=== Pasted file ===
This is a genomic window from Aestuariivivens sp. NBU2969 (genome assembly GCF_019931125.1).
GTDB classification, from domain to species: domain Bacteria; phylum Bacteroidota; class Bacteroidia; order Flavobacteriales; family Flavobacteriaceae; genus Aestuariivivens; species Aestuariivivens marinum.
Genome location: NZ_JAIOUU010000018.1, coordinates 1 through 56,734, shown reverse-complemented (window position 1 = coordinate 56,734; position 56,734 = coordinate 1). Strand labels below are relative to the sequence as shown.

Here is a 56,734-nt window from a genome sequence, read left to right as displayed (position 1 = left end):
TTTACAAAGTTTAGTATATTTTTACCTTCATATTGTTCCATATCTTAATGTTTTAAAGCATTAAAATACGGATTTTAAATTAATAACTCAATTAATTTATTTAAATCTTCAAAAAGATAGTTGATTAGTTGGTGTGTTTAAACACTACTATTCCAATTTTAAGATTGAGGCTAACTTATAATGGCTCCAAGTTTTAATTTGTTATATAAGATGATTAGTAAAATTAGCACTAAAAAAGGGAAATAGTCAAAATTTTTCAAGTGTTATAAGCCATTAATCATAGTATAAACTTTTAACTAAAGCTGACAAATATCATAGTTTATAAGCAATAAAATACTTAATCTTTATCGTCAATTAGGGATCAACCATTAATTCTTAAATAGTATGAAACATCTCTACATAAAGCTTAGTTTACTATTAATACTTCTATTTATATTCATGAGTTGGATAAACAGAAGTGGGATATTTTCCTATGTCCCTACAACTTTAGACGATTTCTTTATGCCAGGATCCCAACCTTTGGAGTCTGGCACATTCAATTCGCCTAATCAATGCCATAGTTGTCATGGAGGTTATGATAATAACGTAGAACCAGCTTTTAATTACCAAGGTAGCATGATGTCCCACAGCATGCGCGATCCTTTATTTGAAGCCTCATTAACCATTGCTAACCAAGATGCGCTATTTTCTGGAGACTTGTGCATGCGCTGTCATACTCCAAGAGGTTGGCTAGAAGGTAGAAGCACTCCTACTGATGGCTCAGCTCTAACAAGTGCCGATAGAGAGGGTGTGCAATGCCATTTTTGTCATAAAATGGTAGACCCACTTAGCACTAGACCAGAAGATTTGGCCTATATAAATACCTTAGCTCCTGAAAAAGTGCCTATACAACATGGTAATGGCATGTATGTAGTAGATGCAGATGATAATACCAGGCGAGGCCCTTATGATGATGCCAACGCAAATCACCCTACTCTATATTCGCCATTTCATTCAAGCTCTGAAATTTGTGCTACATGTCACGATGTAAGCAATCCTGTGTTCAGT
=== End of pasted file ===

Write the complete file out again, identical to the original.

This is a genomic window from Aestuariivivens sp. NBU2969 (genome assembly GCF_019931125.1).
GTDB classification, from domain to species: domain Bacteria; phylum Bacteroidota; class Bacteroidia; order Flavobacteriales; family Flavobacteriaceae; genus Aestuariivivens; species Aestuariivivens marinum.
Genome location: NZ_JAIOUU010000018.1, coordinates 1 through 56,734, shown reverse-complemented (window position 1 = coordinate 56,734; position 56,734 = coordinate 1). Strand labels below are relative to the sequence as shown.

Here is a 56,734-nt window from a genome sequence, read left to right as displayed (position 1 = left end):
TTTACAAAGTTTAGTATATTTTTACCTTCATATTGTTCCATATCTTAATGTTTTAAAGCATTAAAATACGGATTTTAAATTAATAACTCAATTAATTTATTTAAATCTTCAAAAAGATAGTTGATTAGTTGGTGTGTTTAAACACTACTATTCCAATTTTAAGATTGAGGCTAACTTATAATGGCTCCAAGTTTTAATTTGTTATATAAGATGATTAGTAAAATTAGCACTAAAAAAGGGAAATAGTCAAAATTTTTCAAGTGTTATAAGCCATTAATCATAGTATAAACTTTTAACTAAAGCTGACAAATATCATAGTTTATAAGCAATAAAATACTTAATCTTTATCGTCAATTAGGGATCAACCATTAATTCTTAAATAGTATGAAACATCTCTACATAAAGCTTAGTTTACTATTAATACTTCTATTTATATTCATGAGTTGGATAAACAGAAGTGGGATATTTTCCTATGTCCCTACAACTTTAGACGATTTCTTTATGCCAGGATCCCAACCTTTGGAGTCTGGCACATTCAATTCGCCTAATCAATGCCATAGTTGTCATGGAGGTTATGATAATAACGTAGAACCAGCTTTTAATTACCAAGGTAGCATGATGTCCCACAGCATGCGCGATCCTTTATTTGAAGCCTCATTAACCATTGCTAACCAAGATGCGCTATTTTCTGGAGACTTGTGCATGCGCTGTCATACTCCAAGAGGTTGGCTAGAAGGTAGAAGCACTCCTACTGATGGCTCAGCTCTAACAAGTGCCGATAGAGAGGGTGTGCAATGCCATTTTTGTCATAAAATGGTAGACCCACTTAGCACTAGACCAGAAGATTTGGCCTATATAAATACCTTAGCTCCTGAAAAAGTGCCTATACAACATGGTAATGGCATGTATGTAGTAGATGCAGATGATAATACCAGGCGAGGCCCTTATGATGATGCCAACGCAAATCACCCTACTCTATATTCGCCATTTCATTCAAGCTCTGAAATTTGTGCTACATGTCACGATGTAAGCAATCCTGTGTTCAGT